And now I am once more in a city, vibrant with life and bustling with people of diverse ethnicity and social group.  Once more a church that is camping, tabernacling, albeit in it's own 'back garden', and has been for several years.  Here, as elsewhere, people gather week by week, putting out chairs, making a temporary worship space in the room we use for pretty much everything.  Once more, I am seeing new slants on an old story.

    I know quite a few 'tabernacling' churches.  Some have deliberately chosen this model, some have had it thrust upon them.  Some are doing it for a reason or a season, others by choice or circumstance will do it for life.  Some feel it is second best, others see it is a great opportunity.  As for me, I delight in the flexibility and freedom it offers, whilst recognising the constraints and challenges it brings.

    I recall, when I was a teenager, hearing a version of the prologue to John's gospel which said that God's word 'came and tabernacled among us.'  I guess there is something gospel and incarnational about being a tabernacling church, a church that is a little bit precarious, a little bit vulnerable, a little bit temporary, a little bit on the margins... a little bit like the craziness of God born as a peasant baby who grew into a wandering preacher maybe...?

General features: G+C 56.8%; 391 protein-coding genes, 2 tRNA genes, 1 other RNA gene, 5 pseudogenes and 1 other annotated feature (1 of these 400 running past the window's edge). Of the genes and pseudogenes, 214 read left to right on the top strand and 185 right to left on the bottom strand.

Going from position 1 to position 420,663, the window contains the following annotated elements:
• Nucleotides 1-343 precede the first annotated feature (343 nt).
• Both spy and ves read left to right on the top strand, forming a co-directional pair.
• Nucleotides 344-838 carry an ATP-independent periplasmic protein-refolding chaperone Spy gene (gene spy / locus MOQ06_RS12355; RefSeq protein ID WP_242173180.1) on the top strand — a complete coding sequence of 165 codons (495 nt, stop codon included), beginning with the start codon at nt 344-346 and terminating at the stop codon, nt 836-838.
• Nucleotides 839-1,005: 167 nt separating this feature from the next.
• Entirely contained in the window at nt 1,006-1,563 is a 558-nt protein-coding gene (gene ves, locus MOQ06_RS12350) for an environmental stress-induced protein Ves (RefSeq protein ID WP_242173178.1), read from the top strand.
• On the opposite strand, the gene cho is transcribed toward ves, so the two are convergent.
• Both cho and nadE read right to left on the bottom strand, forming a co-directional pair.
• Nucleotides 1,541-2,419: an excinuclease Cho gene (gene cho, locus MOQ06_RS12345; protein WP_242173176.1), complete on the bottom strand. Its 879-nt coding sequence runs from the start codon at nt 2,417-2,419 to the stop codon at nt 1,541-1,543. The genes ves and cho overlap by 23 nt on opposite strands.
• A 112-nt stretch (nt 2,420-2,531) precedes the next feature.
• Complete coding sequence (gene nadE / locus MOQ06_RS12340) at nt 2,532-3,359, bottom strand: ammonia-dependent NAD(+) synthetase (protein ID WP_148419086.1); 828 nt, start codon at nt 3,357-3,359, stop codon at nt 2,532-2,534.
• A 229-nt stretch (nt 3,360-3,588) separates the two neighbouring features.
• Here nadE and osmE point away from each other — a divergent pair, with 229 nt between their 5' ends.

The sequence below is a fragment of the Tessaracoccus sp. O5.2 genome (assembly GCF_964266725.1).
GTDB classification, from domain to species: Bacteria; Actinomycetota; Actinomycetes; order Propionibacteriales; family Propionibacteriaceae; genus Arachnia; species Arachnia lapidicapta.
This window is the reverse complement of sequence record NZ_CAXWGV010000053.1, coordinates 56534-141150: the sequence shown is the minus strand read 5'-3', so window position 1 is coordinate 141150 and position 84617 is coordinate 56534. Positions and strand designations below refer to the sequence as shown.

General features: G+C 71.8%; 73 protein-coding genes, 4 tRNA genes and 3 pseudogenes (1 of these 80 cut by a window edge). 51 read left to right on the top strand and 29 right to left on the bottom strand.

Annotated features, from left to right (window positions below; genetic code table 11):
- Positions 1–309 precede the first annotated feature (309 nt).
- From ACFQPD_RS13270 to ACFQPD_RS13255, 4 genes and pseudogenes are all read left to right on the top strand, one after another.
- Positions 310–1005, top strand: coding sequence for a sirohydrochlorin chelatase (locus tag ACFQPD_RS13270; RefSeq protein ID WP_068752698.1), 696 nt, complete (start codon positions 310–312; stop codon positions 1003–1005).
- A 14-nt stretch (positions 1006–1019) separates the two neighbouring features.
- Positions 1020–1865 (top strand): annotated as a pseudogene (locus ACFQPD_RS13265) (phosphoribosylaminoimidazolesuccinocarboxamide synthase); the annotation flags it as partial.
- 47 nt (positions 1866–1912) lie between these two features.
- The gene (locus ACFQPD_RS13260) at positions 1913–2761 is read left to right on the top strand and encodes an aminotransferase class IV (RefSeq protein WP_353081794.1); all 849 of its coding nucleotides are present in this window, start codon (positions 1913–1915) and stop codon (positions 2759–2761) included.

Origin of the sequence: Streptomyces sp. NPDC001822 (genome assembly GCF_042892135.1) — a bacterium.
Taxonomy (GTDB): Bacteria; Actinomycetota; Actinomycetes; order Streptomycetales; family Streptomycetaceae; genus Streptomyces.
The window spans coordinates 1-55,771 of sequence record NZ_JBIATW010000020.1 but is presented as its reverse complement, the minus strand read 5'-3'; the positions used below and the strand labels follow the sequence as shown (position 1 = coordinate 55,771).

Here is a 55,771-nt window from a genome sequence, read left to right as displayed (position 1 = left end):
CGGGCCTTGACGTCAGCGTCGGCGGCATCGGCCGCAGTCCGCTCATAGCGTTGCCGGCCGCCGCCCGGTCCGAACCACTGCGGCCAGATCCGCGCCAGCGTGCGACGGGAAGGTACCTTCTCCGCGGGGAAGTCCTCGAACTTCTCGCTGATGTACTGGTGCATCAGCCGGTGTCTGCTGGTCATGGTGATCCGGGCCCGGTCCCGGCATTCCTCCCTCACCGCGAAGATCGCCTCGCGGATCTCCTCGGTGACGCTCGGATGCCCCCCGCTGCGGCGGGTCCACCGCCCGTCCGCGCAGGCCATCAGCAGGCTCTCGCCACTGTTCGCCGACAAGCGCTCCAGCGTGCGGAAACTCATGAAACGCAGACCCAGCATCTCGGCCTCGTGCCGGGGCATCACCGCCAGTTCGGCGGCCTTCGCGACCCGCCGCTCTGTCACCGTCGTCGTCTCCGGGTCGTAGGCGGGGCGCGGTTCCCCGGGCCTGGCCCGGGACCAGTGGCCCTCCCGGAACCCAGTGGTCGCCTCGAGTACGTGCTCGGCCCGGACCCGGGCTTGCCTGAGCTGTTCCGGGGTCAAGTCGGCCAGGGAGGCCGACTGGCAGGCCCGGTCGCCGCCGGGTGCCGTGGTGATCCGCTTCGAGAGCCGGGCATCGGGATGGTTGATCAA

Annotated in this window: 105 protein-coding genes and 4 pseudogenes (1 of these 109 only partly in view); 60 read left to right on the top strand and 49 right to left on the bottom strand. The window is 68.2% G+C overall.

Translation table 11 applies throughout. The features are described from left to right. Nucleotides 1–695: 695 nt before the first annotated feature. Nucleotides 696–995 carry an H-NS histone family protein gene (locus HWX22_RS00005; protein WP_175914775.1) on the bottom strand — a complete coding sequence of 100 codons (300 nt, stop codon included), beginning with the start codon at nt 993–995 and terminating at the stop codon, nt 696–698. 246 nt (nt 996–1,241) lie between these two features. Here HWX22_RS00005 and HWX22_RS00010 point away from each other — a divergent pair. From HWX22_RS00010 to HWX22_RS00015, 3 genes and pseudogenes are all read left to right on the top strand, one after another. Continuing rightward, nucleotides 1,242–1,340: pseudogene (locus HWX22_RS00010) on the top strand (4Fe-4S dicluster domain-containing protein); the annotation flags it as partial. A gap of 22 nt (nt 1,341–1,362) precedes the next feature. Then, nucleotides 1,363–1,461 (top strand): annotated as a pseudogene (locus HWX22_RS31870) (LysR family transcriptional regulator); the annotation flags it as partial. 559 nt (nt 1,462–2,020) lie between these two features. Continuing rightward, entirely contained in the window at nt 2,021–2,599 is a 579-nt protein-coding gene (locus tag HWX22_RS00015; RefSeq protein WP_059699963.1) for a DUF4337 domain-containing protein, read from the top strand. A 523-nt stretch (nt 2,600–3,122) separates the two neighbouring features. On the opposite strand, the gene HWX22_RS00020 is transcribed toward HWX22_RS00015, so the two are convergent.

To all fellow tabernacling churches everywhere (and especially in Dibley and East Manchester)... this Christmas-tide may you find afresh the wonder of the Christ-child who shares your vulnerability and courage, and may you be blessed as your bless those around you.

  • Spiritual Fruit

    Today I am preparing my sermon on 'being joyful' ready for Advent 3 on Sunday.  Without giving the game away (as so many church folk now follow my online waffle) I will majoring on the imperative to rejoice (to be joyful) and specifically to 'rejoice in the Lord' in Philippians 4:4.  However, as I have been pondering the characteristics of joy (which is not an emotion but a part of the fruit of the spirit) I found myself drawing up a list not unlike the great hymn to love in 1 Corinthians 13 (and to which I made reference in last week's sermon) and recalling how on a previous occasion when pondering characterstics of 'hope' I had been drawn to Hebrews 11 on faith.

    Today a penny dropped - which probably did for everyone else decades ago.  Of course I will find myself spotting similarities in these characterstics because they are are all part of the one fruit.  Perhaps it is because we too often slip into the idea of 'fruits' (and I have to confess I have tended to permit myself that dodginess when exploring the 'fruit' in all age contexts, my 'Galatian 5 fruit salad' approach) or because if we try to get it 'right' we have each characterstic as a segment of an orange (i.e. still distinct and identifiable) that we (or I anyway) fail to appreciate the interconnectedness and interchangeability of the words in some of the 'great passages' and how the charactertistics augment and can be similar to each other

    So, anyway, I won't be preaching on this per se on Sunday but if you fancy an 'exercise for student' why not try to list some characteristics of love or joy or peace or patience or whatever and then compare them with 1 Corinthians 13:4-7 or Hebrews 11: 1-3 or any other passage that leaps to mind.